Dr. Tahir Ashraf
Pakistani Prime Minister Imran Khan has just returned from a three-day visit to Saudi Arabia, at the invitation of Saudi Crown Prince Muhammad bin Salman (MBS). The two countries share a long and historic fraternal relationship. Not least when King Abdullah provided oil to Pakistan for free and on credit to ease the burden of economic sanctions imposed on the country following its nuclear tests in 1998.
However, ties have been strained since 2015, when Pakistan’s Parliament voted to remain neutral in the Saudi-Iranian proxy war in Yemen and subsequently refused to send troops into the conflict. Behind-the-scenes, the Saudis took this to mean that Islamabad was siding with Tehran. In reality, Pakistan did not wish to risk tensions with neighbouring Iran.
The Imran Khan government has focused on repairing the bilateral relationship. Indeed, the visit by the Crown Prince to Pakistan back in 2019 was viewed as a first step in the right direction towards this end, especially in the field of economic cooperation.
However, it ultimately failed to break the stalemate with the question of Pakistan’s neutrality in Yemen still looming large. Tensions were further fuelled when Islamabad refused to be drawn into the Qatar-Gulf crisis.
Then there is also the matter of Pakistan’s visible tilt towards Turkey and Malaysia, with the three sides agreeing to launch a joint TV channel to combat rising Islamophobia. Riyadh views Turkey and Malaysia as part of an anti-Saudi Islamic club that also includes Iran.
However, perhaps the biggest stumbling block came when Pakistan Foreign Minister Shah Mahmood Qureshi last year lambasted the Organisation of Islamic Cooperation (OIC) for not convening a high-level meeting to support the Kashmir issue.
This raised eyebrows in Riyadh where it was widely seen as a warning that Pakistan was preparing to call for a session outside OIC auspices. Almost immediately, Saudi Arabia recalled its economic aid to Pakistan, demanding the repayment of a $1 billion interest-free loan. Thereby forcing Islamabad to turn to Beijing for an emergency loan, while Saudi oil credit facilities were not renewed.
Nevertheless, there does appear to be a thaw in the offing. Aside from recent moves to reset the Pak-Saudi relationship, Saudi King Salman and Turkish President Recep Tayyip Erdogan had a telephone conversation in which they vowed to improve bilateral ties.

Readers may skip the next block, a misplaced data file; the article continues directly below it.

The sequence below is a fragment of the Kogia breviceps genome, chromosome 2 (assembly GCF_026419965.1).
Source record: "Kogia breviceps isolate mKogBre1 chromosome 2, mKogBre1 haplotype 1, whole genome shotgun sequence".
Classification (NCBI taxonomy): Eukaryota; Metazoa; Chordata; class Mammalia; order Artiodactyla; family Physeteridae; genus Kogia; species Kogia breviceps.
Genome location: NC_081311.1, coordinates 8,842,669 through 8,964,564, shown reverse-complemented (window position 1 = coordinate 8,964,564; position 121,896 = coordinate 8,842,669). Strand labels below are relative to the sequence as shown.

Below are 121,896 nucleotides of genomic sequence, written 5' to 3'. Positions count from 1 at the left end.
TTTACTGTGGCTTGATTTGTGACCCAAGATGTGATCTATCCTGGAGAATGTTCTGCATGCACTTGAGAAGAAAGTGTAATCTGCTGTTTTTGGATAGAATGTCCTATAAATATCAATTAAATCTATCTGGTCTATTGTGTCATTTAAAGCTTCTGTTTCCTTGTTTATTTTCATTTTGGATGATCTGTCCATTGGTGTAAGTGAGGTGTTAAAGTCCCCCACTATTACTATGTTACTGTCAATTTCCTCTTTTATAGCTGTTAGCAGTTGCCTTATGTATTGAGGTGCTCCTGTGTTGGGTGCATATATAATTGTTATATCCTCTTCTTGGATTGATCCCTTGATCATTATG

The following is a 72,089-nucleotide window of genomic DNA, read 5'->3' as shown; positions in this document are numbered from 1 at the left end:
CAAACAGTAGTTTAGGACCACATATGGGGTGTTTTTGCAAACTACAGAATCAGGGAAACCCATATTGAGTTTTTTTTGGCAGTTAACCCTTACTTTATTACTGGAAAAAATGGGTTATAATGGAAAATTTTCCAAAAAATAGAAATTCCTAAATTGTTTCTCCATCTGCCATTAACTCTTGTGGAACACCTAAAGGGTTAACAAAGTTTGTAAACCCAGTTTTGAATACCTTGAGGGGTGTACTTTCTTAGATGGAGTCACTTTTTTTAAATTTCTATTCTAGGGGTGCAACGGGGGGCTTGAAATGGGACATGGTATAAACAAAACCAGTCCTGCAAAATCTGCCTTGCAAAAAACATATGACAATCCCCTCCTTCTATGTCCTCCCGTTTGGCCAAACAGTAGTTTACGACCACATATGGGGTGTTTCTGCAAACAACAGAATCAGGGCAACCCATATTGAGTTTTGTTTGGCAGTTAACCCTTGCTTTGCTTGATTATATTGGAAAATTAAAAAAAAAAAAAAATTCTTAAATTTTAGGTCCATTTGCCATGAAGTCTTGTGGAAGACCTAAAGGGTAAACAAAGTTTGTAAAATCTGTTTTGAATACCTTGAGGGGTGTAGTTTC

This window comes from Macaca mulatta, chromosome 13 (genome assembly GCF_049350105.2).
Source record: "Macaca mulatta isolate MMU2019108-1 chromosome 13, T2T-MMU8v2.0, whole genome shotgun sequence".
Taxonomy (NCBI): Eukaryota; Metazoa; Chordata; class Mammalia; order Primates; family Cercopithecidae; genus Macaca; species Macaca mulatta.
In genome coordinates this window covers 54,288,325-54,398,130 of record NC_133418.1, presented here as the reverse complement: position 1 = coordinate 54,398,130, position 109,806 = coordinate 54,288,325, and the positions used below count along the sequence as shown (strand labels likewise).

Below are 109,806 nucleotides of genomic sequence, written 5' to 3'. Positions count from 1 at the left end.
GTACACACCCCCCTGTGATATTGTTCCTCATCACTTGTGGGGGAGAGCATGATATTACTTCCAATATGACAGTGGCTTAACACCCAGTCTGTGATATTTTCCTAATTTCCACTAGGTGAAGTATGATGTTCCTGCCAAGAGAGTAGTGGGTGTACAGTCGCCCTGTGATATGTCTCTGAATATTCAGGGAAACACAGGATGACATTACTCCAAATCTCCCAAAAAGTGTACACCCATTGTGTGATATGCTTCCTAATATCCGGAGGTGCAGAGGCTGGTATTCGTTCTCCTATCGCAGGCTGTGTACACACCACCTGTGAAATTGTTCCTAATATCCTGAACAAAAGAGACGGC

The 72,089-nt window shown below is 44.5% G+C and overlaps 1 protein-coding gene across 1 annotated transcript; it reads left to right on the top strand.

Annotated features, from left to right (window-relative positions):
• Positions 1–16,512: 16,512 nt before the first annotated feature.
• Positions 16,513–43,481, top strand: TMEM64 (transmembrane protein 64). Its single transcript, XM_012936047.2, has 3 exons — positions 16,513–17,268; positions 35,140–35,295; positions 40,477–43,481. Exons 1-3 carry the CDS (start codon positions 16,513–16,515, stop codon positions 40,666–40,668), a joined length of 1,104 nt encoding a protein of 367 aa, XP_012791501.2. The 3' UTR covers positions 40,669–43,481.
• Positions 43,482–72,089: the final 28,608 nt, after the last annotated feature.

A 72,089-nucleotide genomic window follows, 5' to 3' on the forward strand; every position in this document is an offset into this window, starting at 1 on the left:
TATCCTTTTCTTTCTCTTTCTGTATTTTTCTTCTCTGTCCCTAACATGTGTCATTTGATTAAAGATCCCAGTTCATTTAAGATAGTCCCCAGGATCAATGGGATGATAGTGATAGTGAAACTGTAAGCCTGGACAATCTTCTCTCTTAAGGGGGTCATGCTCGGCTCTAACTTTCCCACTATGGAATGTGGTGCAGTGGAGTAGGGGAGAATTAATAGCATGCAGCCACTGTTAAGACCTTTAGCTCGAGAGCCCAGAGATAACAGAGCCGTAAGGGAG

Similarly, MBS has softened his approach towards Iran when he recently announced that the Kingdom sought good relations with Tehran.’In the wake of Imran Khan’s visit to Saudi Arabia, the two sides have decided to set up a ‘Supreme Coordination Council’ – co-chaired by the Saudi Crown Prince and the Pakistani Prime Minister – to establish closer ties.
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This is a significant development and the Supreme Coordination Council will serve as a permanent framework for sustaining the long-standing bilateral relationship.
Dialogue also resulted in the signing of memoranda of understanding in the areas of economic cooperation, strategic partnership, trade, investment, energy, environment, and counter-narcotics. These agreements will lead to the opening up of new avenues of cooperation.
During the recent visit, Pakistan’s military and civilian leaders must have known Saudi Arabia’s views on the recent thawing of relations with India. As for the UAE’s role in backchannel mediations – this could not happen without the approval and support of the latter’s patron and key ally, Saudi Arabia.
Saudi Arabia is home to more than twenty lakh Pakistanis who are playing an important role in the development and prosperity of both countries. In addition, Riyadh and Islamabad enjoy strong trade ties, totalling more than $1.7 billion in 2019; including 74 percent of oil imports from Saudi Arabia.
Based on the above dynamics, it can be concluded that Pakistan still considers Saudi Arabia a strategic ally and may not be able to completely deviate from Riyadh’s influence, while the two sides have not changed their policies on strategic issues. However, they now seem ready to ‘reset’ their bilateral relationship.
The writer holds a PhD in International Relations from the University of Malaya, Kuala Lumpur. He is affiliated with the Department of International Relations, Bahauddin Zakariya University, Multan and can be contacted at firstname.lastname@example.org
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